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Film

Orson Welles once named the "saddest film ever made"

The legacy of Orson Welles, especially for younger generations, is often unfortunately limited to the extensive mythology of Citizen Kane. Welles’ directorial debut feature is still cited as the greatest film ever made, especially because of the film’s contributions towards the development of the auteur theory and its influence on other movements like the French New Wave.

While Gregg Toland’s use of deep focus and other stylistic elements were not invented while making Citizen Kane, it ended up exploring the visual potential of the cinematic medium because it managed to utilise all these techniques from various filmmaking traditions to form one coherent artistic vision. Years later, critics such as Jean-Luc Godard and François Truffaut were inspired by the mastery of Welles and embarked on their own filmmaking journey.

However, many have also noted that Citizen Kane wasn’t even the best work by Welles in his illustrious career. In addition to making spectacular masterpieces such as Touch of Evil and starring in what is probably the greatest film noir ever made – The Third Man, critical re-evaluations have insisted that the finest film Welles ever made was his 1965 work Chimes at Midnight.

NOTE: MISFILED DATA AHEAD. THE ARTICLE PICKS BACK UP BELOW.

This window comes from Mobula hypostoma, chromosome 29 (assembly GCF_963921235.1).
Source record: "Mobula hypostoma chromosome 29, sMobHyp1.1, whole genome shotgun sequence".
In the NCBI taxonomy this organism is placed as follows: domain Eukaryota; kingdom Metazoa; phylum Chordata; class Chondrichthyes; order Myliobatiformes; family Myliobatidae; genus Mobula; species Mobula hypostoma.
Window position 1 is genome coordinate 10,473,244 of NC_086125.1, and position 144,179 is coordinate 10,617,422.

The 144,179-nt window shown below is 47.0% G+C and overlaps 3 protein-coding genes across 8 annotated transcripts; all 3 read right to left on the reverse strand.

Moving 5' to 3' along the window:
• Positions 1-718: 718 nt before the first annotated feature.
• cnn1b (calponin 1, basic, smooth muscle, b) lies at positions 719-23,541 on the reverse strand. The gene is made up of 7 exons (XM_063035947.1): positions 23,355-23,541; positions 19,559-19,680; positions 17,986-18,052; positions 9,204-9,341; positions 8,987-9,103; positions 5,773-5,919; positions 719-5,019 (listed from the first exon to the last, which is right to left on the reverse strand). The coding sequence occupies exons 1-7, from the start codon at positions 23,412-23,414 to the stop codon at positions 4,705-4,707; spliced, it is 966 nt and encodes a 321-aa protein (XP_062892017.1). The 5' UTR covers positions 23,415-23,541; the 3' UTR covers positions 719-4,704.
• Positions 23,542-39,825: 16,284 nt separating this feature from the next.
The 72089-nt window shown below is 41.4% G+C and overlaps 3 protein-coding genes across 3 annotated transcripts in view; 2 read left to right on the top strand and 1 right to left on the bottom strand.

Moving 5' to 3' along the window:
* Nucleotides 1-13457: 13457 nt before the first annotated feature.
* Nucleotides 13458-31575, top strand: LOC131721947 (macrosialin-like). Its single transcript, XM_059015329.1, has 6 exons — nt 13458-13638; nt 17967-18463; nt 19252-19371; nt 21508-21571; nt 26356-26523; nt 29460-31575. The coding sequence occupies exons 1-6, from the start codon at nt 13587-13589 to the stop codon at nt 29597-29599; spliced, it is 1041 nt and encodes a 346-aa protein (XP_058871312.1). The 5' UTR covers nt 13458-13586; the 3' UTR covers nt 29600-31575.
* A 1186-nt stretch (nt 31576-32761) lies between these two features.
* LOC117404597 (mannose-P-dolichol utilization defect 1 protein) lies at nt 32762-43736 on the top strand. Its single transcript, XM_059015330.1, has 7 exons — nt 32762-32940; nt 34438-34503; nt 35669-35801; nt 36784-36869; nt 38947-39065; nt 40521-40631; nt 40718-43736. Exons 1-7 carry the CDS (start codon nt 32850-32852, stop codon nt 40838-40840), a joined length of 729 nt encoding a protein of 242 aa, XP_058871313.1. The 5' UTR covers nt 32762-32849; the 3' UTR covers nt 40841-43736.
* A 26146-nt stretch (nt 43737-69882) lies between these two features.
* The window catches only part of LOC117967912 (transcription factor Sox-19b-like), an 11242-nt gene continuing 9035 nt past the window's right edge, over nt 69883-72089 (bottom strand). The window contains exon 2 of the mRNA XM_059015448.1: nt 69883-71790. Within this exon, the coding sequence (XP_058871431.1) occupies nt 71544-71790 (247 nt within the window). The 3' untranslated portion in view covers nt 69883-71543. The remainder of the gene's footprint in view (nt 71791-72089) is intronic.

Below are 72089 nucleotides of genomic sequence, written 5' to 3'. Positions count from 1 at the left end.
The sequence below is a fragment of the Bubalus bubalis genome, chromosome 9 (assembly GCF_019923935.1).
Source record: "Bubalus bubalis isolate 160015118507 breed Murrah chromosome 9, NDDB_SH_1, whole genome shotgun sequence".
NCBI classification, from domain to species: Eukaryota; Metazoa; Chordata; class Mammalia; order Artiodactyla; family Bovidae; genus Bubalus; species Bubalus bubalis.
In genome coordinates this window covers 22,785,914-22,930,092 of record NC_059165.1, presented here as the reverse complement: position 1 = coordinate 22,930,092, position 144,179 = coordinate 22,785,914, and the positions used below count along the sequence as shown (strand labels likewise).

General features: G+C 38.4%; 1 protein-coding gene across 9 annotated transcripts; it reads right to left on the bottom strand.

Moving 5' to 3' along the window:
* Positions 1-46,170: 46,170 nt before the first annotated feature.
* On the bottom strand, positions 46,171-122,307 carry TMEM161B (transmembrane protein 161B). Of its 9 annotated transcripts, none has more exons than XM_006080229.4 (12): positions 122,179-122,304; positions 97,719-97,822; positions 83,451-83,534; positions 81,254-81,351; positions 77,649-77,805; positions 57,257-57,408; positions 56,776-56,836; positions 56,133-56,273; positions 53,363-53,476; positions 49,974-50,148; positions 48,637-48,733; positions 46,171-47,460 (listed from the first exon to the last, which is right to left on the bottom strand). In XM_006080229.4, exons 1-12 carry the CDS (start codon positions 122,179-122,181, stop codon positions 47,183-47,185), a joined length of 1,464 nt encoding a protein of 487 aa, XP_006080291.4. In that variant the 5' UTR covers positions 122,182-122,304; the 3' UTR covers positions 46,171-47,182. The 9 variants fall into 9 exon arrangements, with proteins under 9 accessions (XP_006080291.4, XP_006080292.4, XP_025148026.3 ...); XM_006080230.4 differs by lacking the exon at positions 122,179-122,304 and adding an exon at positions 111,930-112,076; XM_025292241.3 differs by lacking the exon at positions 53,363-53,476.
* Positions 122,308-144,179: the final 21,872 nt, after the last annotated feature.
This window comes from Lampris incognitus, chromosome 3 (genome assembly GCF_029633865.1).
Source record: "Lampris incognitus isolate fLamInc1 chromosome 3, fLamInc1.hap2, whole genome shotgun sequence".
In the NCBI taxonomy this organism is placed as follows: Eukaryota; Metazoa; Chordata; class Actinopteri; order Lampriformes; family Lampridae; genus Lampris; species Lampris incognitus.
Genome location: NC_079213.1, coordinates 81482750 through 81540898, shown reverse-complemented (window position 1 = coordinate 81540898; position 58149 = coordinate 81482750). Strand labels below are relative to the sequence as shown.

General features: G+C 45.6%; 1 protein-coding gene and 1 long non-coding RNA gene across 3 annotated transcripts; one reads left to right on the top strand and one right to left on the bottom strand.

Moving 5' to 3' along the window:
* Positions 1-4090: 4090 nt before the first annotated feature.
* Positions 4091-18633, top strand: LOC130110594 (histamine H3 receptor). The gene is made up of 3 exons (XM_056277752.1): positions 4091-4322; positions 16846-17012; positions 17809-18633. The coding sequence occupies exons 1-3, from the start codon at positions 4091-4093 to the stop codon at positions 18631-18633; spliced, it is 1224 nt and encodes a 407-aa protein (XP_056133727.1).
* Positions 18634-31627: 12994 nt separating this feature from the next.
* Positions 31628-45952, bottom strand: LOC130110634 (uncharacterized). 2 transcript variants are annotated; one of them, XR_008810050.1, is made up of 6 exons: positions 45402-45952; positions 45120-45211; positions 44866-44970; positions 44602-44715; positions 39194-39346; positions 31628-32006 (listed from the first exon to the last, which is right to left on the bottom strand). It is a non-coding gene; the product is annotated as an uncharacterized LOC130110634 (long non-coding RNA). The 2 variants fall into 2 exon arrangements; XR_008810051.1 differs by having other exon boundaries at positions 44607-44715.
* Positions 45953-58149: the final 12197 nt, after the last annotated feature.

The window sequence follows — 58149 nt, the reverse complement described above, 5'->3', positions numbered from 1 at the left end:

Over the course of a fascinating career, Welles was often very critical of the directors around him. He was not a fan of Alfred Hitchcock and referred to him as “senile” and was disgusted by the theatrical self-deprecating humour of Woody Allen. While Godard had a lot of respect for Welles, the American pioneer did not feel the same way at all and claimed that he could never take Godard seriously.

Despite the fact that Welles had a lot of contempt for some of the most acclaimed filmmakers in history, there was one particular gem that moved him so much that he referred to it as the most depressing cinematic experience of all time. Now regarded as one of the great American classics, the film that affected Welles was an anomaly when it first came out.

The film in question is Leo McCarey’s 1937 magnum opus Make Way for Tomorrow, a moving dramatic work that focuses on the obsolescence of an old couple whose children do not want to take care of them after they are evicted from their own house. It ended up serving as the basis for another great cinematic masterpiece – Yasujirō Ozu’s seminal gem Tokyo Story.

When Peter Bogdanovich asked Welles whether he had seen the film, Welles responded: “Oh my god! That’s the saddest movie ever made. It would make a stone cry.” He was very mad about the fact that very few people saw it but at the time, most audiences weren’t interested in hearing about the plight of the old. That is why Make Way for Tomorrow has become one of the definitive films on the subject of ageing and consequently, the human condition.

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